Days of Yore
 
as recounted by

Bill Day
 RealAudio clip


 
 

Murder
One evening in Haddonfield in the middle of 1930 in the 200 block of Mountwell Avenue, Curt Dobbins sat reading in the living room of his parents’ home.  He was alone in the house.  Curt was a bachelor, a graduate of Drexel Institute where has had been an All-American center on the basketball team.  In his senior year he had been an All-American Center.  When the front doorbell rang Curt answered it, and when he opened the door he was confronted hy a man holding a revolver.   Curt ducked back and threw himself down but not before he was struck in the body by a bullet.  The man ran from the porch and disappeared.  Crawling to the phone, Curt called the Police Department.  (I found out since I wrote this that Harry Githens was the cop.)  Curt was taken to the West Jersey Hospital with a serious stomach wound.  Dr. Stan Davis was called, a long time personal friend of Curt’s.  Carl Tule, another friend from boyhood was also called, along with several others in case transfusions were necessary.  Dr. Everett Hemphill later said the operation performed on Curt that night by Dr. Davis was the talk of the hospital.  Many perforations in the intestines had been made by the bullet which had to be closed, which took hours.  When Davis came out of the operation room crying he told Carl Tule that he had done everything he could but that Curt was going to die.  The end came soon afterward, and Haddonfield was grieved.  Curt’s father, Mr. Dobbins, was a New Jersey State Parole Officer.  The first suspect was a parolee who had bee employed by Mr. Dobbins to work on the lawn.  The man’s mother found a gun in the oven of her gas range over in Philadelphia.  She knew this was wrong and reported her find to the authorities.  Further questioning of the suspect revealed that he and a girl friend had been around Jersey the night of the murder.  The girl wouldn’t talk.  He was imprisoned in the Haddonfield jail as positive proof of guilt had not been revealed by questioning, until one evening Sam Orlando, Camden County prosecutor and Haddonfield resident, talked to the girl friend.  He fabricated; he told her how the man had told them all about what happened when he was parked at a gravel pit out on the Berlin Road near Gibbsboro.  She was furious and told the story.  She said they had been drinking and when they were in Haddonfield - she didn’t know exactly where - he parked the car, went around the corner on foot, returned a short time later and took off in a hurry.  The man was tried and convicted for murder in Camden County Court and electrocuted in Trenton.  Mr. Dobbins went up to witness the execution.  Thus the only known Haddonfield murder was solved.  Sam Orlando’s story that he told the girl was a fabrication, but it worked perfectly and justice was done..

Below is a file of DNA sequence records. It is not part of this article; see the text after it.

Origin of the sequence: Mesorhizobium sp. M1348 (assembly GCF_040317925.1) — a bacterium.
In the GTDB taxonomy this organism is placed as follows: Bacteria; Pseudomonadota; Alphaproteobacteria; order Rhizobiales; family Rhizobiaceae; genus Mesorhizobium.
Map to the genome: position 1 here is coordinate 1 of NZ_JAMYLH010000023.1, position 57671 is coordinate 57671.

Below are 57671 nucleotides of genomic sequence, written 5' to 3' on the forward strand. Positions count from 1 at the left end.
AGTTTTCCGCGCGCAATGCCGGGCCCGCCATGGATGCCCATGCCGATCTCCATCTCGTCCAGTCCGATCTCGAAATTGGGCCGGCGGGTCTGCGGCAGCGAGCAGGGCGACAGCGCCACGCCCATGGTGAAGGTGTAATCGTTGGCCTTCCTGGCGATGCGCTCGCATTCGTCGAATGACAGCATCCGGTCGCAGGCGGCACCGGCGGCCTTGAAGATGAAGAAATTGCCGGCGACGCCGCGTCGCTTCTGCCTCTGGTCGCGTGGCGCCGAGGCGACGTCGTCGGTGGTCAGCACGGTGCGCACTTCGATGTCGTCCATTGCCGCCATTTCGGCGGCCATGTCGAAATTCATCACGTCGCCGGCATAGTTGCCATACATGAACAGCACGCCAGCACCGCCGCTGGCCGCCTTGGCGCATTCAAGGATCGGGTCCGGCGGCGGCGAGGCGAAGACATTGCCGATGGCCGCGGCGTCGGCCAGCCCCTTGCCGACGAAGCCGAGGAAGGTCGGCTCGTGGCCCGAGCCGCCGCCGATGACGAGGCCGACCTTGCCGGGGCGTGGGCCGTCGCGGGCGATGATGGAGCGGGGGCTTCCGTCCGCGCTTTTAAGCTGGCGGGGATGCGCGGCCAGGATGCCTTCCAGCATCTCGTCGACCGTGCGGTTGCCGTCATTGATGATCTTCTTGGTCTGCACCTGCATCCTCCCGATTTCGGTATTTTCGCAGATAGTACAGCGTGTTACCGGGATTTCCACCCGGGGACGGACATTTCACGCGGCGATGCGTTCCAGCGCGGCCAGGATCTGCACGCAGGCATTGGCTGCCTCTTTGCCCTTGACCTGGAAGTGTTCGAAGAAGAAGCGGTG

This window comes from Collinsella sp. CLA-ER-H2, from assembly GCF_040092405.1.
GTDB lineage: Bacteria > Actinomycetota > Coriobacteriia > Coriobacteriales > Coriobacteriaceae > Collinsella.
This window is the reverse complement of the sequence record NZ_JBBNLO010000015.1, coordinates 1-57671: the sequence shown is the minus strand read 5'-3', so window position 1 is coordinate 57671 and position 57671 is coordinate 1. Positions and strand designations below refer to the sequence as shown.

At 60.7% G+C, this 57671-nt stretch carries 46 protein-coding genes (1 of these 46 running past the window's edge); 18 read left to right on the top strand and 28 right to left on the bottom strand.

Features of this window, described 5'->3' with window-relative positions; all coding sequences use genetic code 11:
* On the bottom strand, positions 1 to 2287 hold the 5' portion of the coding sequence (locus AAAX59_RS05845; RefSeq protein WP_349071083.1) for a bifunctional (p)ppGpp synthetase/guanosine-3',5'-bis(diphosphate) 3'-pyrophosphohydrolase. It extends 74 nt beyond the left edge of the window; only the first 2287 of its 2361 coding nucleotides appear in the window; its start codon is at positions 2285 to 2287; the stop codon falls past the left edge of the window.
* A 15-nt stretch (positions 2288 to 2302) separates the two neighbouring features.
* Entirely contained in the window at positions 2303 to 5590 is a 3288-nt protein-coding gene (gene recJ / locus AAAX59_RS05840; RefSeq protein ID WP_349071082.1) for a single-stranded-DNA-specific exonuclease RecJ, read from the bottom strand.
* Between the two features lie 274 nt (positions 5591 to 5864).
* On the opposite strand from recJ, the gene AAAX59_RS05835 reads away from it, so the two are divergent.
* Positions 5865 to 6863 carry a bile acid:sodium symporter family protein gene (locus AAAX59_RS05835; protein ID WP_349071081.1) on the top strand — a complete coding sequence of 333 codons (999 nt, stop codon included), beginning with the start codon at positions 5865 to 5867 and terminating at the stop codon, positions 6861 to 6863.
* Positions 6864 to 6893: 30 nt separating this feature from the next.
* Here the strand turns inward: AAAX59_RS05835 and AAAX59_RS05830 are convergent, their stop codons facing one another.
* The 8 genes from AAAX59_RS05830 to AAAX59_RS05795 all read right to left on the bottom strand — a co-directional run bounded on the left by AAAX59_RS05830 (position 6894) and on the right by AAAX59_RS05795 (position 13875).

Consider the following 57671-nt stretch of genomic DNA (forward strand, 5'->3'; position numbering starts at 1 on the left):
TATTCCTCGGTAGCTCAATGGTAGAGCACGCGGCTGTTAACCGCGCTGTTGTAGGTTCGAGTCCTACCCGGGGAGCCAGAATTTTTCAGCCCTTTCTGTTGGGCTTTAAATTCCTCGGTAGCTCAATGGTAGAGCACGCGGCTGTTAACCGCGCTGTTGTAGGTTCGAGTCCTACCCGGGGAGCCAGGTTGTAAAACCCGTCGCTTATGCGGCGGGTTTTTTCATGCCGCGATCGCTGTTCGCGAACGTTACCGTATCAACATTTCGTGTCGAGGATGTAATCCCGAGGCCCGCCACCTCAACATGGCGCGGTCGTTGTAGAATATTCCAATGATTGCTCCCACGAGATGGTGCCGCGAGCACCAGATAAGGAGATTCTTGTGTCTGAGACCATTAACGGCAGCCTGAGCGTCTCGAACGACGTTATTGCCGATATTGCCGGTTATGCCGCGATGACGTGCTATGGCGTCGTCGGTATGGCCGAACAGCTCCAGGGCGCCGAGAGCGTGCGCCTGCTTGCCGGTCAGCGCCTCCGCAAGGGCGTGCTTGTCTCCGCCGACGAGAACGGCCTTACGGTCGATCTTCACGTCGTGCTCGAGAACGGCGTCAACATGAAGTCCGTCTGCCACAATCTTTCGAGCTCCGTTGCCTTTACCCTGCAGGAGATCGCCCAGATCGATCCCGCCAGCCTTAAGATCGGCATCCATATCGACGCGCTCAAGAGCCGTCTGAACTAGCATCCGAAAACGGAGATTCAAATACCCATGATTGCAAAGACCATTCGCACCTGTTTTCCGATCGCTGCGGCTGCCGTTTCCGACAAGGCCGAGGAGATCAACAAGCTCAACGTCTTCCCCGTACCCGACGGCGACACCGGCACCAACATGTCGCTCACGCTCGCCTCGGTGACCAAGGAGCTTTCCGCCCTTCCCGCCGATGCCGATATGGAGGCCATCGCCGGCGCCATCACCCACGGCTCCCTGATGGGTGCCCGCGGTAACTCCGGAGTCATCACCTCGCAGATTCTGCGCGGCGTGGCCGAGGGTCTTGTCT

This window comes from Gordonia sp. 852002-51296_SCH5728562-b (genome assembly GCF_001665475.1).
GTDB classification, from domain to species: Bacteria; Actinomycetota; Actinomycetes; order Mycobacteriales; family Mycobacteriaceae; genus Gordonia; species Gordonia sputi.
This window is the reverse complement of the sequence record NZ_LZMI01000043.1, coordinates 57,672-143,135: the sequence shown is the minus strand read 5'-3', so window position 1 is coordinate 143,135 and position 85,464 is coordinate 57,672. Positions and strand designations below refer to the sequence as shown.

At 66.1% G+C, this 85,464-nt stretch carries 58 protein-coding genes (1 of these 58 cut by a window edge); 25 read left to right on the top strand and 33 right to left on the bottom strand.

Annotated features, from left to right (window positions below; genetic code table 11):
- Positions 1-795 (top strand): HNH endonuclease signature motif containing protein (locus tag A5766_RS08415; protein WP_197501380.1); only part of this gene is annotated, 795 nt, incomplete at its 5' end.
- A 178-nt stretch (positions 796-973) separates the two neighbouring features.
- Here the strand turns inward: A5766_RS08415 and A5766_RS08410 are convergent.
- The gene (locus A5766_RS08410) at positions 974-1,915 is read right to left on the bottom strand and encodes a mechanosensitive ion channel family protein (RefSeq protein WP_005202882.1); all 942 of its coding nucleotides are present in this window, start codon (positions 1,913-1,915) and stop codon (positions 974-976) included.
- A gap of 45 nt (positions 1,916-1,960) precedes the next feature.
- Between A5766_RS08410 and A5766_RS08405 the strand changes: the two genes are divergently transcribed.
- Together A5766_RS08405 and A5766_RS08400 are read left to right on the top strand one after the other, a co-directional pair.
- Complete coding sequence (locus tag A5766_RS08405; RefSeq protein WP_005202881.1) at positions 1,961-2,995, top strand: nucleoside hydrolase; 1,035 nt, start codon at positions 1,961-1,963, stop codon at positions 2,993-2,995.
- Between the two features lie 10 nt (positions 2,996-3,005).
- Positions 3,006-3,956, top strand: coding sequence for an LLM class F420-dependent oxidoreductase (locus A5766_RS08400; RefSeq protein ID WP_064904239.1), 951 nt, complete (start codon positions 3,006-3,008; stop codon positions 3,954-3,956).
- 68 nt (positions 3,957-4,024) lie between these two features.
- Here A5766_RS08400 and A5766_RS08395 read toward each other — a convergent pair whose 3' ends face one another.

There was just one other murder in Haddonfield back in the era of 1905, but no town residents were involved.  Mr. Herb Gleeson was just a kid at the time, but he remembers that when his father’s house was being worked on, at West Cottage Avenue and Warwick  Road, two Italian workers got into an argument.  One hit the other over the head with a pick axe.  No other particulars were known.


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